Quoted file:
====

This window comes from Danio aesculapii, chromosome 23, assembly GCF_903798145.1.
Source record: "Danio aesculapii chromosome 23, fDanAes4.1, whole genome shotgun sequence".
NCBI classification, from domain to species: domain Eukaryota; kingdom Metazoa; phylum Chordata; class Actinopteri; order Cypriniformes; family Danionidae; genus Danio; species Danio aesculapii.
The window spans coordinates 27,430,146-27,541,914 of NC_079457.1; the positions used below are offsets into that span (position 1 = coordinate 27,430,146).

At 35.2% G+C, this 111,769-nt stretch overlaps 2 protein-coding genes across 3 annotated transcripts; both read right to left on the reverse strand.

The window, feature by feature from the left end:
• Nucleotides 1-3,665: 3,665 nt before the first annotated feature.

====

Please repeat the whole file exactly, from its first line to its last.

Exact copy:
This window comes from Danio aesculapii, chromosome 23, assembly GCF_903798145.1.
Source record: "Danio aesculapii chromosome 23, fDanAes4.1, whole genome shotgun sequence".
NCBI classification, from domain to species: domain Eukaryota; kingdom Metazoa; phylum Chordata; class Actinopteri; order Cypriniformes; family Danionidae; genus Danio; species Danio aesculapii.
The window spans coordinates 27,430,146-27,541,914 of NC_079457.1; the positions used below are offsets into that span (position 1 = coordinate 27,430,146).

At 35.2% G+C, this 111,769-nt stretch overlaps 2 protein-coding genes across 3 annotated transcripts; both read right to left on the reverse strand.

The window, feature by feature from the left end:
• Nucleotides 1-3,665: 3,665 nt before the first annotated feature.